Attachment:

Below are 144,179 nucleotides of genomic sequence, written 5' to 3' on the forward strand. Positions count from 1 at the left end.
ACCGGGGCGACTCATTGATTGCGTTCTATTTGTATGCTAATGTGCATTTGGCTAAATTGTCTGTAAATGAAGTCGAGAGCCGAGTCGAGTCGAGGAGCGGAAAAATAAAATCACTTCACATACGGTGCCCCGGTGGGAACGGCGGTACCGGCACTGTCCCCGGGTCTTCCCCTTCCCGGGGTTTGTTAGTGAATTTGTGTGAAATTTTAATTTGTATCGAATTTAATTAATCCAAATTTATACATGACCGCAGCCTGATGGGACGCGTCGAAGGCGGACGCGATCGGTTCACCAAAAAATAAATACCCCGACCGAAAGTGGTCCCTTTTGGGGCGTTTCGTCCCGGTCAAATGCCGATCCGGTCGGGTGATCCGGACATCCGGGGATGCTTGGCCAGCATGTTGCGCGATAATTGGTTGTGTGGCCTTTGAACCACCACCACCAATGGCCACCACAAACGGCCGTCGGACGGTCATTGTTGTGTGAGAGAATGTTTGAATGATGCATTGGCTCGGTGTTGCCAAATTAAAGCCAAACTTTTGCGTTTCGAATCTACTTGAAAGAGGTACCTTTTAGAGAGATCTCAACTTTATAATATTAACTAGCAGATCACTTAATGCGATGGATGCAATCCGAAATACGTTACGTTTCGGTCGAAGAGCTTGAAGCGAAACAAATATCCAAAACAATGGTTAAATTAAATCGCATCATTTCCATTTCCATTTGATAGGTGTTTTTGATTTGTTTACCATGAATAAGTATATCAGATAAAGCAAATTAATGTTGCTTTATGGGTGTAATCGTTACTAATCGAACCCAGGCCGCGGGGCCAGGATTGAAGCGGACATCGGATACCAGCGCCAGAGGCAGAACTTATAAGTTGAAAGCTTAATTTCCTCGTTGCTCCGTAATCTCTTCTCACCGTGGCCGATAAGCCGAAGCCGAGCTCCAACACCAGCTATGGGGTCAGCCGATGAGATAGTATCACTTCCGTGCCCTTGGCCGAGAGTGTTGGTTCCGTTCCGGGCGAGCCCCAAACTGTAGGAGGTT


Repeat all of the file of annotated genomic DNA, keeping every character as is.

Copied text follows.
Below are 144,179 nucleotides of genomic sequence, written 5' to 3' on the forward strand. Positions count from 1 at the left end.
ACCGGGGCGACTCATTGATTGCGTTCTATTTGTATGCTAATGTGCATTTGGCTAAATTGTCTGTAAATGAAGTCGAGAGCCGAGTCGAGTCGAGGAGCGGAAAAATAAAATCACTTCACATACGGTGCCCCGGTGGGAACGGCGGTACCGGCACTGTCCCCGGGTCTTCCCCTTCCCGGGGTTTGTTAGTGAATTTGTGTGAAATTTTAATTTGTATCGAATTTAATTAATCCAAATTTATACATGACCGCAGCCTGATGGGACGCGTCGAAGGCGGACGCGATCGGTTCACCAAAAAATAAATACCCCGACCGAAAGTGGTCCCTTTTGGGGCGTTTCGTCCCGGTCAAATGCCGATCCGGTCGGGTGATCCGGACATCCGGGGATGCTTGGCCAGCATGTTGCGCGATAATTGGTTGTGTGGCCTTTGAACCACCACCACCAATGGCCACCACAAACGGCCGTCGGACGGTCATTGTTGTGTGAGAGAATGTTTGAATGATGCATTGGCTCGGTGTTGCCAAATTAAAGCCAAACTTTTGCGTTTCGAATCTACTTGAAAGAGGTACCTTTTAGAGAGATCTCAACTTTATAATATTAACTAGCAGATCACTTAATGCGATGGATGCAATCCGAAATACGTTACGTTTCGGTCGAAGAGCTTGAAGCGAAACAAATATCCAAAACAATGGTTAAATTAAATCGCATCATTTCCATTTCCATTTGATAGGTGTTTTTGATTTGTTTACCATGAATAAGTATATCAGATAAAGCAAATTAATGTTGCTTTATGGGTGTAATCGTTACTAATCGAACCCAGGCCGCGGGGCCAGGATTGAAGCGGACATCGGATACCAGCGCCAGAGGCAGAACTTATAAGTTGAAAGCTTAATTTCCTCGTTGCTCCGTAATCTCTTCTCACCGTGGCCGATAAGCCGAAGCCGAGCTCCAACACCAGCTATGGGGTCAGCCGATGAGATAGTATCACTTCCGTGCCCTTGGCCGAGAGTGTTGGTTCCGTTCCGGGCGAGCCCCAAACTGTAGGAGGTT